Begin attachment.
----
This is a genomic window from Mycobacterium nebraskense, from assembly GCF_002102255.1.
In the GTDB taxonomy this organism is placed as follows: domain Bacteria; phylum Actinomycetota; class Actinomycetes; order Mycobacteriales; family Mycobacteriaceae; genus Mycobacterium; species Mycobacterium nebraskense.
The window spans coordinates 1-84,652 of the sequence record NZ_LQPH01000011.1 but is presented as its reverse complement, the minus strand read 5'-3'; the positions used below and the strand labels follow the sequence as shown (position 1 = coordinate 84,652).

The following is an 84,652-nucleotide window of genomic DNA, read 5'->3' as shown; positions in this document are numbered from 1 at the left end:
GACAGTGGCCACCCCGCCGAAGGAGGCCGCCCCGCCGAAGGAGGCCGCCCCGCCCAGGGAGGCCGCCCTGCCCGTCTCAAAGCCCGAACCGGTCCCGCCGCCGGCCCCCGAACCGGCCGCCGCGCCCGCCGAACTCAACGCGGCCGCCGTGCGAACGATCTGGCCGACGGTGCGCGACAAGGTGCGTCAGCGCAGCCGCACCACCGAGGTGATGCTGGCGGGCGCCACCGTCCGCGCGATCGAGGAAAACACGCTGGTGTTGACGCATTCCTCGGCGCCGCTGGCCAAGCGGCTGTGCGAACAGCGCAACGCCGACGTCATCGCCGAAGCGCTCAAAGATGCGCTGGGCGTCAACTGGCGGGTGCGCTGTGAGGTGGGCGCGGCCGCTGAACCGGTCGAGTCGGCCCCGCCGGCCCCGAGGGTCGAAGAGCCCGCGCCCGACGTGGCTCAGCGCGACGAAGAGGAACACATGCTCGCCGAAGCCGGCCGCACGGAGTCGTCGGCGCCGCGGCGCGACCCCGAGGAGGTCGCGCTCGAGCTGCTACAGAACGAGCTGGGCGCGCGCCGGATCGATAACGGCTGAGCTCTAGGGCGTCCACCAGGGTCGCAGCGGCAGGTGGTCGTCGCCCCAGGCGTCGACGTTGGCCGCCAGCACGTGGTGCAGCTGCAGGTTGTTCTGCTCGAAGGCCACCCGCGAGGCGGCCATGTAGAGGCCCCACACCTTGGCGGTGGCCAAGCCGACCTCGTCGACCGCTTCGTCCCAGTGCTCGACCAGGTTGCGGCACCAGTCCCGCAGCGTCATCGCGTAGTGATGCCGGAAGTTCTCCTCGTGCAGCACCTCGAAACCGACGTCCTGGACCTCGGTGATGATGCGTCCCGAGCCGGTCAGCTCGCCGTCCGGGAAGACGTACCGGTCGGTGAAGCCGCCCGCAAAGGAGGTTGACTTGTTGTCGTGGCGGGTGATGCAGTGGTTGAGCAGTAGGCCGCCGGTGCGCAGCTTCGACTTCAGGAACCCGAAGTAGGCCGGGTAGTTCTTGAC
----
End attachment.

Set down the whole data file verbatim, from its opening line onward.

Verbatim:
This is a genomic window from Mycobacterium nebraskense, from assembly GCF_002102255.1.
In the GTDB taxonomy this organism is placed as follows: domain Bacteria; phylum Actinomycetota; class Actinomycetes; order Mycobacteriales; family Mycobacteriaceae; genus Mycobacterium; species Mycobacterium nebraskense.
The window spans coordinates 1-84,652 of the sequence record NZ_LQPH01000011.1 but is presented as its reverse complement, the minus strand read 5'-3'; the positions used below and the strand labels follow the sequence as shown (position 1 = coordinate 84,652).

The following is an 84,652-nucleotide window of genomic DNA, read 5'->3' as shown; positions in this document are numbered from 1 at the left end:
GACAGTGGCCACCCCGCCGAAGGAGGCCGCCCCGCCGAAGGAGGCCGCCCCGCCCAGGGAGGCCGCCCTGCCCGTCTCAAAGCCCGAACCGGTCCCGCCGCCGGCCCCCGAACCGGCCGCCGCGCCCGCCGAACTCAACGCGGCCGCCGTGCGAACGATCTGGCCGACGGTGCGCGACAAGGTGCGTCAGCGCAGCCGCACCACCGAGGTGATGCTGGCGGGCGCCACCGTCCGCGCGATCGAGGAAAACACGCTGGTGTTGACGCATTCCTCGGCGCCGCTGGCCAAGCGGCTGTGCGAACAGCGCAACGCCGACGTCATCGCCGAAGCGCTCAAAGATGCGCTGGGCGTCAACTGGCGGGTGCGCTGTGAGGTGGGCGCGGCCGCTGAACCGGTCGAGTCGGCCCCGCCGGCCCCGAGGGTCGAAGAGCCCGCGCCCGACGTGGCTCAGCGCGACGAAGAGGAACACATGCTCGCCGAAGCCGGCCGCACGGAGTCGTCGGCGCCGCGGCGCGACCCCGAGGAGGTCGCGCTCGAGCTGCTACAGAACGAGCTGGGCGCGCGCCGGATCGATAACGGCTGAGCTCTAGGGCGTCCACCAGGGTCGCAGCGGCAGGTGGTCGTCGCCCCAGGCGTCGACGTTGGCCGCCAGCACGTGGTGCAGCTGCAGGTTGTTCTGCTCGAAGGCCACCCGCGAGGCGGCCATGTAGAGGCCCCACACCTTGGCGGTGGCCAAGCCGACCTCGTCGACCGCTTCGTCCCAGTGCTCGACCAGGTTGCGGCACCAGTCCCGCAGCGTCATCGCGTAGTGATGCCGGAAGTTCTCCTCGTGCAGCACCTCGAAACCGACGTCCTGGACCTCGGTGATGATGCGTCCCGAGCCGGTCAGCTCGCCGTCCGGGAAGACGTACCGGTCGGTGAAGCCGCCCGCAAAGGAGGTTGACTTGTTGTCGTGGCGGGTGATGCAGTGGTTGAGCAGTAGGCCGCCGGTGCGCAGCTTCGACTTCAGGAACCCGAAGTAGGCCGGGTAGTTCTTGAC